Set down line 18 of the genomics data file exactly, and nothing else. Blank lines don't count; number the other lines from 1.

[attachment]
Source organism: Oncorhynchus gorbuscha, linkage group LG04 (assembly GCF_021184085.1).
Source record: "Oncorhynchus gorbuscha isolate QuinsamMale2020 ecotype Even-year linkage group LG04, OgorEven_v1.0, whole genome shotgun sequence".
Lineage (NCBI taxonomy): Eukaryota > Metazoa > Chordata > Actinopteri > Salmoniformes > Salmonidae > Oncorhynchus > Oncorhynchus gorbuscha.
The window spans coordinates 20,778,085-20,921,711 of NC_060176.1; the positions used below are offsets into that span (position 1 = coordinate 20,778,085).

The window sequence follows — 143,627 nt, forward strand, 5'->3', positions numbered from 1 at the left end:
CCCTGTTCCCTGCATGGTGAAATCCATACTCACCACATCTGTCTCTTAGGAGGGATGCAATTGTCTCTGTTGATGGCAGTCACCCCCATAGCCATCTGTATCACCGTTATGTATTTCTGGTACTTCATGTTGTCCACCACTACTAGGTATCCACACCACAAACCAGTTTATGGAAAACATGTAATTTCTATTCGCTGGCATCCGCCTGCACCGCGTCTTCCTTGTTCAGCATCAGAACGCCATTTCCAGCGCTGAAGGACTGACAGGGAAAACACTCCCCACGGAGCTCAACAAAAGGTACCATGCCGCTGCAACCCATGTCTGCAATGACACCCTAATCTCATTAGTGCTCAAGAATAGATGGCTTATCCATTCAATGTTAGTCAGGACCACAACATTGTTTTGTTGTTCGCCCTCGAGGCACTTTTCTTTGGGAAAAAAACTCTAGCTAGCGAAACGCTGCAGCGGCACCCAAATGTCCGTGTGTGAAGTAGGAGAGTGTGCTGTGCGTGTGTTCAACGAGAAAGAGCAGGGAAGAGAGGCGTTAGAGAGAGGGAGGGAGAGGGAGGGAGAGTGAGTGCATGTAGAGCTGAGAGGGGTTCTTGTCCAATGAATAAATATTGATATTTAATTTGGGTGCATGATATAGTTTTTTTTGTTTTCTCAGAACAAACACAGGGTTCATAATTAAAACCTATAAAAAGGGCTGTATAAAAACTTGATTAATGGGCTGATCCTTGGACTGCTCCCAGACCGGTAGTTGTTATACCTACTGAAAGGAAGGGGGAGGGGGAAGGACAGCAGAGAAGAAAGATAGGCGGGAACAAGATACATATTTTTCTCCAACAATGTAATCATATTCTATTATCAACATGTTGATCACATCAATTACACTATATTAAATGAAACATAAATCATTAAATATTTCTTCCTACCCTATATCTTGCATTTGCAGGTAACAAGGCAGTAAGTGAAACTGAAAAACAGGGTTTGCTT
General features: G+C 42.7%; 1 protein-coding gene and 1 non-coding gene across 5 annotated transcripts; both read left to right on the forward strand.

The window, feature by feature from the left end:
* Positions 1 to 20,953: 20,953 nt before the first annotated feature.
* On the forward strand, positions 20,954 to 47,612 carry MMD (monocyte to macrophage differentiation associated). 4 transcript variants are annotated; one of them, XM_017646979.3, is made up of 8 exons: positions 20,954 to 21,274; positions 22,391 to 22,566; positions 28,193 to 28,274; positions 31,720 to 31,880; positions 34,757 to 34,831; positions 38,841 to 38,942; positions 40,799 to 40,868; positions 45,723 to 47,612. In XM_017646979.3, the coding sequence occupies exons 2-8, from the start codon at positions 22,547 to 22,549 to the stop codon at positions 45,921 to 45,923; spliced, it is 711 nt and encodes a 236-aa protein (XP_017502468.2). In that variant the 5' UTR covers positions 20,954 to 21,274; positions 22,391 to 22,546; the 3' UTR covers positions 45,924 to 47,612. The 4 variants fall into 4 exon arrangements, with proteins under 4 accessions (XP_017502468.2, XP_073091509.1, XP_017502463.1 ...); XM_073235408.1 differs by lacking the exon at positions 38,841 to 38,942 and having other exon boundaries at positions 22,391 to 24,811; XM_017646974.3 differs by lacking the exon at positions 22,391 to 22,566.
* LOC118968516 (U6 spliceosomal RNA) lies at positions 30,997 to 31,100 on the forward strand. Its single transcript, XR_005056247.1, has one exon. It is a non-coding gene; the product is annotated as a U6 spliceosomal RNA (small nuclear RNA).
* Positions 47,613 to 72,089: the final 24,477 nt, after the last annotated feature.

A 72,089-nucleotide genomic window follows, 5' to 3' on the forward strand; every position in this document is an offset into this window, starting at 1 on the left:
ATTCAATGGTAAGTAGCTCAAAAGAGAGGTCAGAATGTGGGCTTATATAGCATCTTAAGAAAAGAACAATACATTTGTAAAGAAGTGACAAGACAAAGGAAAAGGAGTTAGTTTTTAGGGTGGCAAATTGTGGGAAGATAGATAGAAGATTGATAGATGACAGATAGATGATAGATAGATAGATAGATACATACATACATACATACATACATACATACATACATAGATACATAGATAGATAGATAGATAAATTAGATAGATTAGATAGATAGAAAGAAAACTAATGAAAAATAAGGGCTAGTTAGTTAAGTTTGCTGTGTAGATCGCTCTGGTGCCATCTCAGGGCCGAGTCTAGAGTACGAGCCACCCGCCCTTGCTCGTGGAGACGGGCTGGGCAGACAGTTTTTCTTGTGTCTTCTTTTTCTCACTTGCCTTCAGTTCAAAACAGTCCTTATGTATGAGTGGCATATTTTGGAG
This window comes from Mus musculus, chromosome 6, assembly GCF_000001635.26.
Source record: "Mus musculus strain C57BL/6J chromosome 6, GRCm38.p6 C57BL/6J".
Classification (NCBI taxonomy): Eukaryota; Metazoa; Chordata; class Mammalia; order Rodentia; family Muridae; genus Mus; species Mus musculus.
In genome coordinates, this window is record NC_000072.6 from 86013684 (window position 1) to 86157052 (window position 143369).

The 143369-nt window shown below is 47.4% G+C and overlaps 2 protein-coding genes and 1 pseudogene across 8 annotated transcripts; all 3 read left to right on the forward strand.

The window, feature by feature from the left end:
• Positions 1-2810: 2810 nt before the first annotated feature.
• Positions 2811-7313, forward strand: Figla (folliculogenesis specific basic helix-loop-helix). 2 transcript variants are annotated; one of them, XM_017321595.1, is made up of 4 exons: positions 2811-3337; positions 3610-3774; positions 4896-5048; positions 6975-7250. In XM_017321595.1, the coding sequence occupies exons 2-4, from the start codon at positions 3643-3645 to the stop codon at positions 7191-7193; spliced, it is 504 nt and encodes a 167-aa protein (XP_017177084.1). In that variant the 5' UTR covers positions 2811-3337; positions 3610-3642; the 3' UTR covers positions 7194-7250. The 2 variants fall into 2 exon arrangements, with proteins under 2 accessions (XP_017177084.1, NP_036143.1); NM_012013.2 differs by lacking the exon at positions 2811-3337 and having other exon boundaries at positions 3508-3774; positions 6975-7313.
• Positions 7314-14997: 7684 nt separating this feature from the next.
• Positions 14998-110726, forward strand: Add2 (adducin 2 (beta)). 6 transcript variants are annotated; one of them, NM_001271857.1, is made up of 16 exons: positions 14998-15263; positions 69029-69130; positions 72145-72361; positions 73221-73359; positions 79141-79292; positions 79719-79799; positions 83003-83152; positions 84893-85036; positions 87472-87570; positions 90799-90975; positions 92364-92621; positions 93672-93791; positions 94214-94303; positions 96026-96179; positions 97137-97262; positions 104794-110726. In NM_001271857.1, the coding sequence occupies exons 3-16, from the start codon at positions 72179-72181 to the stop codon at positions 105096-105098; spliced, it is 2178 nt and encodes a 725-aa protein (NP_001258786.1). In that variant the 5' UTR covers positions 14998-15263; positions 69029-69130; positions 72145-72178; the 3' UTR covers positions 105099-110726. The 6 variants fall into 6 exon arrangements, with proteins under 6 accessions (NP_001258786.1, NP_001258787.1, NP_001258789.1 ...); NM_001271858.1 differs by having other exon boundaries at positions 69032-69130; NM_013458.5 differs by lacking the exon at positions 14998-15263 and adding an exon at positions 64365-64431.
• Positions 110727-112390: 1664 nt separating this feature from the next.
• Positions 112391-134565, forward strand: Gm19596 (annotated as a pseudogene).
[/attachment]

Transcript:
In genome coordinates, this window is record NC_000072.6 from 86013684 (window position 1) to 86157052 (window position 143369).